Every mother wants her daughter or son to grow up feeling loved and confident, but babies don’t come with owner’s manuals and we can only teach our kids what we know ourselves.
Children learn what they see
If you were raised in a family where you watched the people around you struggle with food and weight issues, you learned to be critical of your body and mistrustful of yourself around food. As moms, we can’t help but pass down our fears and weaknesses to our daughters. To help your daughter change her relationship to food and her body, you’ve got to first address your own challenges surrounding those issues. I’d like to share a bit of my story.
Why I Stopped My 10 Year Old Daughter from Dieting
Back in 2006, when my daughter, Cara was ten years old, (she’s 21 now), I made the radical decision to stop dieting. I did it for her as well as for me to protect her from making the same mistakes I did.
I was put on my first diet when I was 10 years old, and my takeaway from that experience was years of pain and shame, feeling like something was wrong with me and that my body would never measure up.
I didn’t want to watch my Cara go down the same road as me. I knew that I had to break the 3 generation cycle of shame in our family.
I took her to the doctor because I was worried about her. I had been noticing that she was gaining weight and I was starting to see evidence of her becoming an emotional eater. She had gained 25 pounds in less than a year.
The doctor wanted to put her on a diet to lose weight, but I had a lot of misgivings about restricting the foods she loved. After we left the doctor’s office and headed home, I was filled with so many conflicting emotions. I felt guilt, shame, hurt and anger.
Ignoring the tsunami of emotion welling up inside of me, I began to lecture her in the car, imploring that she begin dieting. She cried all the way home.
The next day we went to Target to shop for her camp bathing suit. With an armload of suits, we walked into the fitting room. I sat down on the bench as she undressed down to her underwear and began trying on the suits we had chosen.
I watched her sad eyes as she struggled to pull the swimsuit over her little tummy. Not wanting to interfere, I stayed silent, and waited for her to ask me for help. Suddenly she turned to me with tears running down her cheeks, sobbing, “I wish I could just cut off my stomach”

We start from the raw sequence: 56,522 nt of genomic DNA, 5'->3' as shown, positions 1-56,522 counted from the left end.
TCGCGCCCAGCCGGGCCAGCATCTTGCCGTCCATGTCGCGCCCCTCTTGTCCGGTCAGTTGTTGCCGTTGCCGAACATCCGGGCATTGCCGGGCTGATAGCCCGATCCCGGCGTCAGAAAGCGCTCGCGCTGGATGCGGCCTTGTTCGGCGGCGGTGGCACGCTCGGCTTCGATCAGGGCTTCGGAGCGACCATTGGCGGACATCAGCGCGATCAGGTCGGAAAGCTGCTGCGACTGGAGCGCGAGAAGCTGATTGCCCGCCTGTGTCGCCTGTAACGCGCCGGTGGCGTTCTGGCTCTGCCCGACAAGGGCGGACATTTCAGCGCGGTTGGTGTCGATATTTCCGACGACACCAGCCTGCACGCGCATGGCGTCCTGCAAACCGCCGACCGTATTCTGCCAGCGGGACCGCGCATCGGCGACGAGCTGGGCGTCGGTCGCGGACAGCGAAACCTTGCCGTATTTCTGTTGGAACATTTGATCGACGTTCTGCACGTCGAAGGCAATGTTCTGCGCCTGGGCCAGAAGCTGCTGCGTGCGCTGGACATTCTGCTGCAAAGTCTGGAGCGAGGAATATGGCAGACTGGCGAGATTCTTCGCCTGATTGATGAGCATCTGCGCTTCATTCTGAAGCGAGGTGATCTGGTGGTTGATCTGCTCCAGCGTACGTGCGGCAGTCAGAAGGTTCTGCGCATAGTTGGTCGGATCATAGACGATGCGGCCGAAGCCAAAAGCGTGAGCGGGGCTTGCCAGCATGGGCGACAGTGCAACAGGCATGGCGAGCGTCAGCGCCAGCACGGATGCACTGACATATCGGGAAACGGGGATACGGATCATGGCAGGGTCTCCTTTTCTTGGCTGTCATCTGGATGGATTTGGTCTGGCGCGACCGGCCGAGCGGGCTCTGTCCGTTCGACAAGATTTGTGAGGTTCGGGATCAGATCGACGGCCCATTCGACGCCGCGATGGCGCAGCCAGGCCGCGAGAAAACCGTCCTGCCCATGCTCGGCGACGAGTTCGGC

In that moment, it had become crystal clear to me that my legacy of self-hatred of my body had been passed down to my daughter. I stood, feeling helpless as I watched her cry, grabbing a chunk of the side of her stomach and screaming, “I’m fat.”
I was so sad and shocked I couldn’t speak. With tears in my eyes, I reached out to hug her and held her close. She got dressed and we drove home in silence.
When I got home, the realization hit me like a ton of bricks. After thirty-three years of living a life bound by my food fears, and being insanely obsessed about losing weight, I could finally see how my distorted body image, was now affecting her self-esteem.
I didn’t know what to do because I had a lifetime of my own food and body issues that I was struggling to handle. As a woman with my own disordered relationship with food and my body, I realized I was the worst role model for my daughter, but I didn’t know what else to do.
I was so desperate to get her eating under control, that I had been doing all the things that I swore I’d never do. I watched her like a hawk, made backhanded comments about her weight, criticized her food choices, obsessed over everything she ate, and in general began to lose sight of my precious girl. I knew that my obsession was killing our relationship and she was starting to hate me.
After seeing how the legacy of my tortured, twisted thinking and dysfunctional eating was affecting her, I knew that if I didn’t break the cycle and handle my own issues, Cara would end up like me; fat, perpetually unhappy with herself, and doomed to a life of body hatred. I couldn’t live with the idea of doing that to my precious girl.
I came to the realization that dieting was a big part of the problem. I was put on my first diet at 10 years old and was fed daily doses of the message that being fat made me ugly. Because I believed that my flab and fat made me inferior, I let people walk all over me and had gotten used to feeling sorry for myself and feeling like life’s victim.